The Water Blueprint for the San Joaquin Valley has offered Gov. Gavin Newsom a list of projects to fund this year in response to the deepening drought. The coalition of local leaders, water agencies, farmers and commodity groups hopes the governor can allocate part of his $5.1 billion drought package to protecting drinking water in disadvantaged communities, restoring habitat, repairing canals and supporting a range of other multibenefit projects.
“We believe that, coupled with strategic land repurposing, these programs and projects could move the state and region closer to a future that protects the environment, economy and communities while helping them thrive,” writes Blueprint Director Austin Ewell in a letter to Newsom.
The coalition has expanded to include five caucuses, one of those composed of environmental groups.
“Particularly, the environmental demand is a hard one to get our arms around,” said Scott Hamilton, chair of the group’s Technical Water Committee, during a Blueprint meeting earlier in June. “We're very much looking forward to working with some of the environmental groups to get a better handle on that.”
Hamilton expects to reach out to The Nature Conservancy to coordinate on restoration projects in Tulare and Madera counties. Ewell said the Blueprint team has also been meeting with groundwater sustainability agencies to “evangelize and get them on board.” The Blueprint seeks to broaden the range of stakeholders and beneficiaries in the coalition to gain the Democratic support needed to sway previous opponents to such infrastructure investments.
The largest request is asking the governor to support Senate Bill 559 by State Senator Melissa Hurtado of Sanger. Newsom vetoed Hurtado’s previous version of the measure last year, after an appropriations committee had amended it to remove all funding.
The new bill proposes $785 million for restoring conveyance capacity along the Friant-Kern Canal, the California Aqueduct and the Delta-Mendota Canal. The Blueprint argues this would bolster California’s resilience to drought and climate change by replenishing groundwater basins, filling reservoirs, supporting recycled water projects and restoring ecosystems.
Newsom had proposed $200 million for conveyance projects in his drought package. That was trimmed down to $100 million in the package approved by the Legislature on Monday as part of an agreement between the governor and Democratic legislative leaders.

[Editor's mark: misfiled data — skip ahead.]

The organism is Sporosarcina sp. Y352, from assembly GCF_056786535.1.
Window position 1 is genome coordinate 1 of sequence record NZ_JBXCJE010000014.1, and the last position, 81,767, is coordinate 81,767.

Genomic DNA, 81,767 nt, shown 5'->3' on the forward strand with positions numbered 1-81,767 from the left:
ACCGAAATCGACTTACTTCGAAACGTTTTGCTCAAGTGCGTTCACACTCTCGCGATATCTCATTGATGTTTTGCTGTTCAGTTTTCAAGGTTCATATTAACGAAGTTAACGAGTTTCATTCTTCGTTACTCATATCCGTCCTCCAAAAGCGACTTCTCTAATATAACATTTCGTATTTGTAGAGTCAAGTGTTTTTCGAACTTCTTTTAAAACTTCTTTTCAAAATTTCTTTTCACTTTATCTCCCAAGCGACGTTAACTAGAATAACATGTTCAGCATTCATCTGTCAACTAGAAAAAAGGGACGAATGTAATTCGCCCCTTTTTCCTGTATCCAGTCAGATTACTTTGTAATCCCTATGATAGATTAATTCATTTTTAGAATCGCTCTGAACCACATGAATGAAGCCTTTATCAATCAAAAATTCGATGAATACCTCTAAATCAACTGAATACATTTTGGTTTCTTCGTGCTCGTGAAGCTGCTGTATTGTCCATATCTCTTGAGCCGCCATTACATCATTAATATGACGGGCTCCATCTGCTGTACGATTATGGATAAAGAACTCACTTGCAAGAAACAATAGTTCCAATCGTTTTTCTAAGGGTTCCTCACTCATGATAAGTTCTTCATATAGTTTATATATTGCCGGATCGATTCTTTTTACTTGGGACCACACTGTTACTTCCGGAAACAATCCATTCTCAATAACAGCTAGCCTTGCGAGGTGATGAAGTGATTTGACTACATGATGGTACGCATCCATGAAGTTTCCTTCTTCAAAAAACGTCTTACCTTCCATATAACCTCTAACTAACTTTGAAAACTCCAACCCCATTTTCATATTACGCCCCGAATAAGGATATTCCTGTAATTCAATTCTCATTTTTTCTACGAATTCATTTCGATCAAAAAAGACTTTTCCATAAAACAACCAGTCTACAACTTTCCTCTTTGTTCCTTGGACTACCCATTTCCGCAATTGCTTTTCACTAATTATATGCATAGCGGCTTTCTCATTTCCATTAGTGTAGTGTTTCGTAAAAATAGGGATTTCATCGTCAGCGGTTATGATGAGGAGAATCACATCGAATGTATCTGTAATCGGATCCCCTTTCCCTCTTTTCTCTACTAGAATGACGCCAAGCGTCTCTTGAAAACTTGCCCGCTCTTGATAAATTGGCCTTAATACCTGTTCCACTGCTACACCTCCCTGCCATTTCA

Yet the administration may be considering further allocations for water storage through the state budget. Sergio Aguilar, an assistant program budget manager at the Department of Finance, told the Assembly Budget Committee on Monday that an additional $2.1 billion in general taxpayer funding in the budget package remains to be allocated. The two branches have deferred negotiations over the remaining spending for the water resilience and drought package until later this summer.
Aguilar noted that a significant amount remains from the Proposition 1 water bond money approved in 2014, and the Water Commission is currently considering options for approving this money for storage projects. Several Central Valley lawmakers have shared frustration lately that Prop. 1 funding was meant to better prepare the state for droughts like the one this year, but has instead remained in limbo.
“We have a lack of clarity when it comes to water storage, which has to be part of the solution if we're going to prepare for droughts in the future,” said Republican Assemblymember Vince Fong of Bakersfield on Monday.
Republican Asm. Thurston Smith of Apple Valley pushed lawmakers to go much further than Newsom or even Hurtado have proposed. He sought to add an amendment to the “budget bill junior,” guaranteeing $1 billion in water storage investment. The Democratic majority quickly overruled the amendments.
The Blueprint is also proposing projects that would bring more immediate relief if the drought persists into a third or fourth dry year. This could include lining canals and reservoirs to reduce water loss, installing meters on groundwater wells to better manage pumping, expanding projects that recycle municipal water for irrigation, and implementing groundwater recharge projects. Another measure that has been deployed in previous droughts would pump water upstream along the California Aqueduct to areas cut off from their banked groundwater supplies.
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With the drought temporarily fallowing thousands of acres in the valley this year and the Sustainable Groundwater Management Act threatening to permanently retire as many as a million acres from production, the Blueprint is proposing $20 million to support land repurposing. The proposal dovetails with Assembly Bill 252 by Asm. Robert Rivas of Hollister, which has strong support from the Environmental Defense Fund and offers a similar program.
Such projects would be subject to a lengthy process of environmental documents and permit applications that require strategic design, planning and preparation.
“Those dollars for repurposing should only be spent when there is a collaboratively completed framework on how to achieve that water balance,” according to the Blueprint report to the governor. “Developing creative, cost-effective plans through collaboration is expensive and time consuming, but the initial investments often result in more thoughtful and effective plans with broader stakeholder, agency and public support.”
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